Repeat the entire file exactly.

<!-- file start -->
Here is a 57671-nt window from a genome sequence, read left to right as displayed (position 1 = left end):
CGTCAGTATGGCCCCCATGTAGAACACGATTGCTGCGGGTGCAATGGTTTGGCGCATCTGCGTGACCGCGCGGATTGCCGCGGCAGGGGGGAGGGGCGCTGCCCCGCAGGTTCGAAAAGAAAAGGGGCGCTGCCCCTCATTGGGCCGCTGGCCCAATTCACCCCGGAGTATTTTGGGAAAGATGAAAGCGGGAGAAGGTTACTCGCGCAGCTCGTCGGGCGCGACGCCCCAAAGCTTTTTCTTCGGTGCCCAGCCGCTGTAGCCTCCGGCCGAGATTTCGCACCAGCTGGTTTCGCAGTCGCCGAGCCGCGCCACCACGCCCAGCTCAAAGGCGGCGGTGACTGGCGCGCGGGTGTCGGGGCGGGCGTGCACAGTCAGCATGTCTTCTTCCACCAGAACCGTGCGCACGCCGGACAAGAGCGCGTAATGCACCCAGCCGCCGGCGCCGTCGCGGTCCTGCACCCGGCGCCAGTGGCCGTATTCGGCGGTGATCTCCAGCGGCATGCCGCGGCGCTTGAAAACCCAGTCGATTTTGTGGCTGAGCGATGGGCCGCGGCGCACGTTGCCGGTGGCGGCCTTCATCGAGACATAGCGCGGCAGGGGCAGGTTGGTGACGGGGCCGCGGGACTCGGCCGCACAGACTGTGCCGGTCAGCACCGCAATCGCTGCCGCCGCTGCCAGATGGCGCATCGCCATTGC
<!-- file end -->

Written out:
Here is a 57671-nt window from a genome sequence, read left to right as displayed (position 1 = left end):
CGTCAGTATGGCCCCCATGTAGAACACGATTGCTGCGGGTGCAATGGTTTGGCGCATCTGCGTGACCGCGCGGATTGCCGCGGCAGGGGGGAGGGGCGCTGCCCCGCAGGTTCGAAAAGAAAAGGGGCGCTGCCCCTCATTGGGCCGCTGGCCCAATTCACCCCGGAGTATTTTGGGAAAGATGAAAGCGGGAGAAGGTTACTCGCGCAGCTCGTCGGGCGCGACGCCCCAAAGCTTTTTCTTCGGTGCCCAGCCGCTGTAGCCTCCGGCCGAGATTTCGCACCAGCTGGTTTCGCAGTCGCCGAGCCGCGCCACCACGCCCAGCTCAAAGGCGGCGGTGACTGGCGCGCGGGTGTCGGGGCGGGCGTGCACAGTCAGCATGTCTTCTTCCACCAGAACCGTGCGCACGCCGGACAAGAGCGCGTAATGCACCCAGCCGCCGGCGCCGTCGCGGTCCTGCACCCGGCGCCAGTGGCCGTATTCGGCGGTGATCTCCAGCGGCATGCCGCGGCGCTTGAAAACCCAGTCGATTTTGTGGCTGAGCGATGGGCCGCGGCGCACGTTGCCGGTGGCGGCCTTCATCGAGACATAGCGCGGCAGGGGCAGGTTGGTGACGGGGCCGCGGGACTCGGCCGCACAGACTGTGCCGGTCAGCACCGCAATCGCTGCCGCCGCTGCCAGATGGCGCATCGCCATTGC